Written by students, for students.
The official newspaper of Crescent Valley High School.
Over the last week, the largest city in Oregon has seen the presence of unmarked and unnamed federal troops that have stoked unrest. The mayor of the city, along with countless civilians, has been tear-gassed by these troops, who have been arresting Oregonians and putting them into unidentifiable and unmarked vans. The federal government under Donald Trump has insisted that they have every right to use troops to defend federal property—but constitutional law experts say it’s not that simple. Other cities, especially those run by Democrats who have had their cities mentioned by the president, have expressed their own fear of something like this happening to them, and not without reason. The Trump administration has already sent a tactical team to Seattle, thus expanding their presence in the Pacific Northwest. A federal judge had to issue a restraining order to stop the troops in Portland from especially targeting journalists and legal observers, or from taking their press badges/recording devices or stopping them from recording what’s happening. How did we get here? And what constitutional footing do these troops have?
Portland, like thousands of cities and towns across the country, saw large protests after the police killing of George Floyd. Portland, though not a city with a large Black population, is a city with a history of passionate activism. However, what is different in Portland is the use of federal troops to protect certain federal property in the city—troops that no Oregonian officials asked for, and who have extended their presence far beyond the limited federal buildings they were sent to protect. Many of the highest government officials in the state (Governor Kate Brown, Portland’s mayor Ted Wheeler, and Oregon’s congressional representatives) have expressly asked that these troops leave immediately, since they have further escalated the mostly-peaceful protests. Instead, they have had to resort to suing the federal government to remove these troops; the state attorney general, Ellen Rosenblum, took the federal government to court over the troops’ arrests of protesters, but was denied. She was told by the judge that the state cannot sue on behalf of the protesters. For many protesters, it had been a legal challenge to even find which branch of the government or law enforcement to hold responsible for these troops, much less who they are as individuals, since they bear no markings of what agency they belong to.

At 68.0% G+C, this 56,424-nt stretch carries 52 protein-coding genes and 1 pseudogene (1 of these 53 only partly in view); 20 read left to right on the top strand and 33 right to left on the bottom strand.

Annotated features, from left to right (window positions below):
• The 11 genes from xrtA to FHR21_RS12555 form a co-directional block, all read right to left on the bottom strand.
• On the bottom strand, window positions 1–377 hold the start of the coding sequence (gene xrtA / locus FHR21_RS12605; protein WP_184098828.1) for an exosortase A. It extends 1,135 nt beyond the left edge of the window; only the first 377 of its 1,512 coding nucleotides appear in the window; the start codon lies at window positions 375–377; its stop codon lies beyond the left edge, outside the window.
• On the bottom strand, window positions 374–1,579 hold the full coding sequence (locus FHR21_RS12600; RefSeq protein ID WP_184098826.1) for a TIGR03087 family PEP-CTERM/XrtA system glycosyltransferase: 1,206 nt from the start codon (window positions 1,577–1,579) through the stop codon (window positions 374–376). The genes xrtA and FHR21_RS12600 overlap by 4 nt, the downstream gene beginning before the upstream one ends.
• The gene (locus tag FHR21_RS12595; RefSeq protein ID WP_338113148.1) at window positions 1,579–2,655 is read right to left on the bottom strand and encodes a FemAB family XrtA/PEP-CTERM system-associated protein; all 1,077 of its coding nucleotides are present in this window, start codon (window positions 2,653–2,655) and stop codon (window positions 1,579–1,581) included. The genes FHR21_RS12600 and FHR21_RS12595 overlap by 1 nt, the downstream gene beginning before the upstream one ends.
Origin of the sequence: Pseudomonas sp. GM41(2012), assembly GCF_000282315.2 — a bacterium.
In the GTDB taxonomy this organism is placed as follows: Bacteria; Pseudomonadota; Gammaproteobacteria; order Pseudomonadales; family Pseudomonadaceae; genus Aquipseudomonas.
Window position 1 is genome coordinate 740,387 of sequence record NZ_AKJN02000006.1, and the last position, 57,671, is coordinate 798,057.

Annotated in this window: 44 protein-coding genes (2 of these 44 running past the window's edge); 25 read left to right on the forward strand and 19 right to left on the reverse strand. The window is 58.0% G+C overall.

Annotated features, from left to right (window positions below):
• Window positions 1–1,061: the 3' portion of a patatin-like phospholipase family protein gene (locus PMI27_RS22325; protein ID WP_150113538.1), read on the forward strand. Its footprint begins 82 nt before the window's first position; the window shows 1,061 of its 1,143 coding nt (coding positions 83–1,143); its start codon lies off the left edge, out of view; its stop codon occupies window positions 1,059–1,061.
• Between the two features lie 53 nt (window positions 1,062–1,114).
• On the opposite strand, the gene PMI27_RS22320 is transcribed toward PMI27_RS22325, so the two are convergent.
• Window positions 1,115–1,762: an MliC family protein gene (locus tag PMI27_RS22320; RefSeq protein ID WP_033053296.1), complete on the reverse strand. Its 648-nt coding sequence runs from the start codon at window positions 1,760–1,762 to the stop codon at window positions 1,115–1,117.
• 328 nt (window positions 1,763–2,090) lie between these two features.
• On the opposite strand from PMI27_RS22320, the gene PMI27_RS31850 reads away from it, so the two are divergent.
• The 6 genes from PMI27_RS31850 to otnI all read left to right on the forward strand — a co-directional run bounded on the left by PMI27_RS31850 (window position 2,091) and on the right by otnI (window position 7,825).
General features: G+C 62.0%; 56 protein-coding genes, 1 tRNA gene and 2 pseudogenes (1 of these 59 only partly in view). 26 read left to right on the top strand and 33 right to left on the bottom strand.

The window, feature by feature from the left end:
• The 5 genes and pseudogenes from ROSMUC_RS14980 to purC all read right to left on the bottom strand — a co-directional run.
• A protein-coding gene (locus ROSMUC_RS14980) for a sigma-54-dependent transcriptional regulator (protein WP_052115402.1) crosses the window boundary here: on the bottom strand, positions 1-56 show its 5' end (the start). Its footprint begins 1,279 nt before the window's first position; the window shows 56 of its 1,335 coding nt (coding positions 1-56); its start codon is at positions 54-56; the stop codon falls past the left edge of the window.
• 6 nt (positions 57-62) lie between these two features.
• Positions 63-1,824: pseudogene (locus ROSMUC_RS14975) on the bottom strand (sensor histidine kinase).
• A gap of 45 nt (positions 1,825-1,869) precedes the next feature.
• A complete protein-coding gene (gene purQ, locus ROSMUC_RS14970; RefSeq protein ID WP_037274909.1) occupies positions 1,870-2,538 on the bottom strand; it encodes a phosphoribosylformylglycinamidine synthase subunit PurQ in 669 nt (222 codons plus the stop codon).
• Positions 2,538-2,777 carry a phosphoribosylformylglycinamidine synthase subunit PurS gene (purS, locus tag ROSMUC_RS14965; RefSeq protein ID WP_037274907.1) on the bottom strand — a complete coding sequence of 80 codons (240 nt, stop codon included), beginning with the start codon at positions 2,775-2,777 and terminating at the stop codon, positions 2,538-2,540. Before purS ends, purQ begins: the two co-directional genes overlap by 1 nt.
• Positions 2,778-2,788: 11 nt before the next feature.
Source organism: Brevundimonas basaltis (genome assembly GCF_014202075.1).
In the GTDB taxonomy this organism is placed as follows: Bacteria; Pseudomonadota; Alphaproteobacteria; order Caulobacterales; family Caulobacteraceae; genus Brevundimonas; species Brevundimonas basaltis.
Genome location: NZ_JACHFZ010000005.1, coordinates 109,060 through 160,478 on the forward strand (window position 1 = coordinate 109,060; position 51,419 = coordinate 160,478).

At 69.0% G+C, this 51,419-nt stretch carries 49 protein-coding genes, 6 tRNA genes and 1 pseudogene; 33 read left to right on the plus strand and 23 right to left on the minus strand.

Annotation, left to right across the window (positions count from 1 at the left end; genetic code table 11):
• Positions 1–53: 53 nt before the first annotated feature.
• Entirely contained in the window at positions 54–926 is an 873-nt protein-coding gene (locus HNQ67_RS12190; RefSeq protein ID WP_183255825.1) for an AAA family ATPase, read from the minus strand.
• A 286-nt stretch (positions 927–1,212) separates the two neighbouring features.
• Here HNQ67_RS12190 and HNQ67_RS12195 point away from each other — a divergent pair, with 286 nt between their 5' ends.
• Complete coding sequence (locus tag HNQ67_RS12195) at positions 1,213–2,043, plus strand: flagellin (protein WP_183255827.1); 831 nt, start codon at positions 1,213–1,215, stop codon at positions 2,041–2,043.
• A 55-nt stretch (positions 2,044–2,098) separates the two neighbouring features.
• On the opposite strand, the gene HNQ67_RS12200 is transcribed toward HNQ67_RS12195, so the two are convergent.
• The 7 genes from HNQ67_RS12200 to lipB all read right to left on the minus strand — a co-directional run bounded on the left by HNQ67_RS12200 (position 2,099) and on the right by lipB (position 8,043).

What constitutional ground does the Trump administration have to send troops to Portland? It does exist, in the context of protecting federal property or helping states that ask for assistance. Throughout American history, federal forces have been used to control, supervise, or quell protests, strikes, riots and other similar situations. However, the Trump administration has forces unlike those used for protests and riots in the 20th century. The troops deployed by the president can seem exactly like the military without actually being military troops and are totally unmarked. Additionally, most legal experts see it as, at the very least, a huge overreach of federal power to take on a responsibility that usually belongs to local law enforcement. Historically, when local law enforcement haven’t been doing their job how the president wants them to, it has not been cause to send in federal troops to do that job for them. It also differs in that many cities during times of riots or unrest have asked for assistance from the national government; Portland has not, and in fact elected officials of Oregon from the governor to Portland’s mayor to congressional representatives have repeatedly said that these troops are unnecessary and unwelcome.